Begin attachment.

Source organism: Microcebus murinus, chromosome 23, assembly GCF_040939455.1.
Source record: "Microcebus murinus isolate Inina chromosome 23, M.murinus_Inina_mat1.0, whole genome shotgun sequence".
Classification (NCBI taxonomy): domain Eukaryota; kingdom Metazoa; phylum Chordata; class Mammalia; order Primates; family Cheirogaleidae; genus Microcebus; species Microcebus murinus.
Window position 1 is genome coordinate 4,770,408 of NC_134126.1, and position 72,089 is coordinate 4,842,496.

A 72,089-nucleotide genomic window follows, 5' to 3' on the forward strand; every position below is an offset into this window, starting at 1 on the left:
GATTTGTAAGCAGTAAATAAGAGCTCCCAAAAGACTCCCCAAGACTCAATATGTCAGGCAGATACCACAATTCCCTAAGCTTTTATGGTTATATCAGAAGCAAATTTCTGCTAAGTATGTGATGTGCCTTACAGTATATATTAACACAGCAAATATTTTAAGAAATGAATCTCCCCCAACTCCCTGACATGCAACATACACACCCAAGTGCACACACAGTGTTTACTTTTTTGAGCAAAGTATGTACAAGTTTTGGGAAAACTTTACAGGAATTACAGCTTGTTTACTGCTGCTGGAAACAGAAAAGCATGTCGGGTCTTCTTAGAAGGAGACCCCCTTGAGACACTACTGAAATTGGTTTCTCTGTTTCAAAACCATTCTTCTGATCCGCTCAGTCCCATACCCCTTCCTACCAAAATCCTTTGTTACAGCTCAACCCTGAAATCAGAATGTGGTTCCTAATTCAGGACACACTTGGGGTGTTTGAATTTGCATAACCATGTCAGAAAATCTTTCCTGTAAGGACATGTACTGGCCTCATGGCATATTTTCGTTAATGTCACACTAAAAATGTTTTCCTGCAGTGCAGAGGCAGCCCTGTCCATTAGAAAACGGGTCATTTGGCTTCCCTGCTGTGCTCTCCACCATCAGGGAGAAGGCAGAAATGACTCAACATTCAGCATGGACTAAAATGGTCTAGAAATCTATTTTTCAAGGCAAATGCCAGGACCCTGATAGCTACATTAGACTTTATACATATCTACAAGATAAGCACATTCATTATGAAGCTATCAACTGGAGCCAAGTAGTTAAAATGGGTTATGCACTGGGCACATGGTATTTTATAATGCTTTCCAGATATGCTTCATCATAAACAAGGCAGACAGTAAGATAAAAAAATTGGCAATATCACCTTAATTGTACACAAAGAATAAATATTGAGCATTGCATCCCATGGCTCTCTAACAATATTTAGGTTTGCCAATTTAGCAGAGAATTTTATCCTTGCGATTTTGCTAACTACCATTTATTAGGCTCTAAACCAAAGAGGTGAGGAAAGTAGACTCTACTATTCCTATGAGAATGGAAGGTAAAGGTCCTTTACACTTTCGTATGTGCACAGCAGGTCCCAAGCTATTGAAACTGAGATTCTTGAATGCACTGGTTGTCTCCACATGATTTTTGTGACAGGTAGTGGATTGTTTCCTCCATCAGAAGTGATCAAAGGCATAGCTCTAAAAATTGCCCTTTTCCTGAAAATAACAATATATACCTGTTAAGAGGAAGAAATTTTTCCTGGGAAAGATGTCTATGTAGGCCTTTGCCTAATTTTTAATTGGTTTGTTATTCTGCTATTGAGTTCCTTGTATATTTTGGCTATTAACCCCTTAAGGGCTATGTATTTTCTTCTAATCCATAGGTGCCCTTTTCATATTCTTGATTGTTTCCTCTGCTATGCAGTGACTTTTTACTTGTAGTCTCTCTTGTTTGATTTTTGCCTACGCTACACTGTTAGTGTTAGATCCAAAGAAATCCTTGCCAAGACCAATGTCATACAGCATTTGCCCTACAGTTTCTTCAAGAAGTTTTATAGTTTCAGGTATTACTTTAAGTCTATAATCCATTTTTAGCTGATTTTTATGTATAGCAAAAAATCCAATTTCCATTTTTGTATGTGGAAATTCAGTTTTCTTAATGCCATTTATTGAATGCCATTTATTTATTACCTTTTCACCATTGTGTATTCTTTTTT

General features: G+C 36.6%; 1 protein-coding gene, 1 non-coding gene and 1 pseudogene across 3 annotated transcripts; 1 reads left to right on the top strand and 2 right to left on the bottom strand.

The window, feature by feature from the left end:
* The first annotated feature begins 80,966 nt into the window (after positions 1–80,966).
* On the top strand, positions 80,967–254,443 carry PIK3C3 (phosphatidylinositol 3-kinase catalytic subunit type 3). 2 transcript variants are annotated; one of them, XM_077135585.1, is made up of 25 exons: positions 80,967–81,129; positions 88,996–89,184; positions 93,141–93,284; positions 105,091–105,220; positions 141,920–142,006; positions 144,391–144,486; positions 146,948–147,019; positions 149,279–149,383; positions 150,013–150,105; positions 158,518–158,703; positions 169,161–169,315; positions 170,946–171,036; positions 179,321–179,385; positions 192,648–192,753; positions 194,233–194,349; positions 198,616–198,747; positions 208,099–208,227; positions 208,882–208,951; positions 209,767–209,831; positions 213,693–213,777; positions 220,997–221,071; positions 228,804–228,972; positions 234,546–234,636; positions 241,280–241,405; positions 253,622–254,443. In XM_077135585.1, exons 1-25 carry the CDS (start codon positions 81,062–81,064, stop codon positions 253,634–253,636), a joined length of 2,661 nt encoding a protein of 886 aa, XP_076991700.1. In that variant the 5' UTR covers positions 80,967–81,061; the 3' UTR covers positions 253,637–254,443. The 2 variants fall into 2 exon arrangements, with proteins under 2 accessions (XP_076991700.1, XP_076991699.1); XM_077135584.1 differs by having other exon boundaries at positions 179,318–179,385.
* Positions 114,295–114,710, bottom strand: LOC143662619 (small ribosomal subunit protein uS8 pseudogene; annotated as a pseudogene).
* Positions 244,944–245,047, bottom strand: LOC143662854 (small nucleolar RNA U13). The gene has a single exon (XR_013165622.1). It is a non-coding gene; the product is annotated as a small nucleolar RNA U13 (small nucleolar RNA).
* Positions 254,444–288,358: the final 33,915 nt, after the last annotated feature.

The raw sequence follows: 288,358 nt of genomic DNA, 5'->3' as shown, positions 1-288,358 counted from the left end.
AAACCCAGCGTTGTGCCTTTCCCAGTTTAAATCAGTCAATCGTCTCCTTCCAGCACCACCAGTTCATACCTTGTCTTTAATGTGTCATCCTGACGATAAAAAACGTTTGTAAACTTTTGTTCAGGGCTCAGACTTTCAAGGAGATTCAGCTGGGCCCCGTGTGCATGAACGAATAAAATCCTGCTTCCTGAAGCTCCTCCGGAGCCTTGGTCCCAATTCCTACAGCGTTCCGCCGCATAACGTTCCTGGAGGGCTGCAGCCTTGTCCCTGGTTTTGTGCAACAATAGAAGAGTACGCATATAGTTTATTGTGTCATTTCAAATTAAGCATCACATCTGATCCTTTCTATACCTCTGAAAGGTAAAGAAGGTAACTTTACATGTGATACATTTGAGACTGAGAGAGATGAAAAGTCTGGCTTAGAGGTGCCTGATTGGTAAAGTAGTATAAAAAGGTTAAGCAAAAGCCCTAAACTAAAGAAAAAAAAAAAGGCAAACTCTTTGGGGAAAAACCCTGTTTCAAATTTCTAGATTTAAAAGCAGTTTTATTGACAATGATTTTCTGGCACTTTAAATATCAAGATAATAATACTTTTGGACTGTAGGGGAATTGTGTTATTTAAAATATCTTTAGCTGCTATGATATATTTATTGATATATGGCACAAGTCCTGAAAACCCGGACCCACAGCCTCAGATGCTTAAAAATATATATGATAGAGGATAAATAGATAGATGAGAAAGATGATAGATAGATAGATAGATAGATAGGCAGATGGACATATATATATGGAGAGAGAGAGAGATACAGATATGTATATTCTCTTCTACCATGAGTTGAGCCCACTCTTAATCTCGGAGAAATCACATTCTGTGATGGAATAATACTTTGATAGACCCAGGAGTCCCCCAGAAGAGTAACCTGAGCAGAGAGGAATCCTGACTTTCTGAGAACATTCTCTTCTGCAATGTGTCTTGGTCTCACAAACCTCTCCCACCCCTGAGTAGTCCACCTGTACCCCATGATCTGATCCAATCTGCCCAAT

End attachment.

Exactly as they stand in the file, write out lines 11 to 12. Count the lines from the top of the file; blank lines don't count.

* Positions 114,295–114,710, bottom strand: LOC143662619 (small ribosomal subunit protein uS8 pseudogene; annotated as a pseudogene).
* Positions 244,944–245,047, bottom strand: LOC143662854 (small nucleolar RNA U13). The gene has a single exon (XR_013165622.1). It is a non-coding gene; the product is annotated as a small nucleolar RNA U13 (small nucleolar RNA).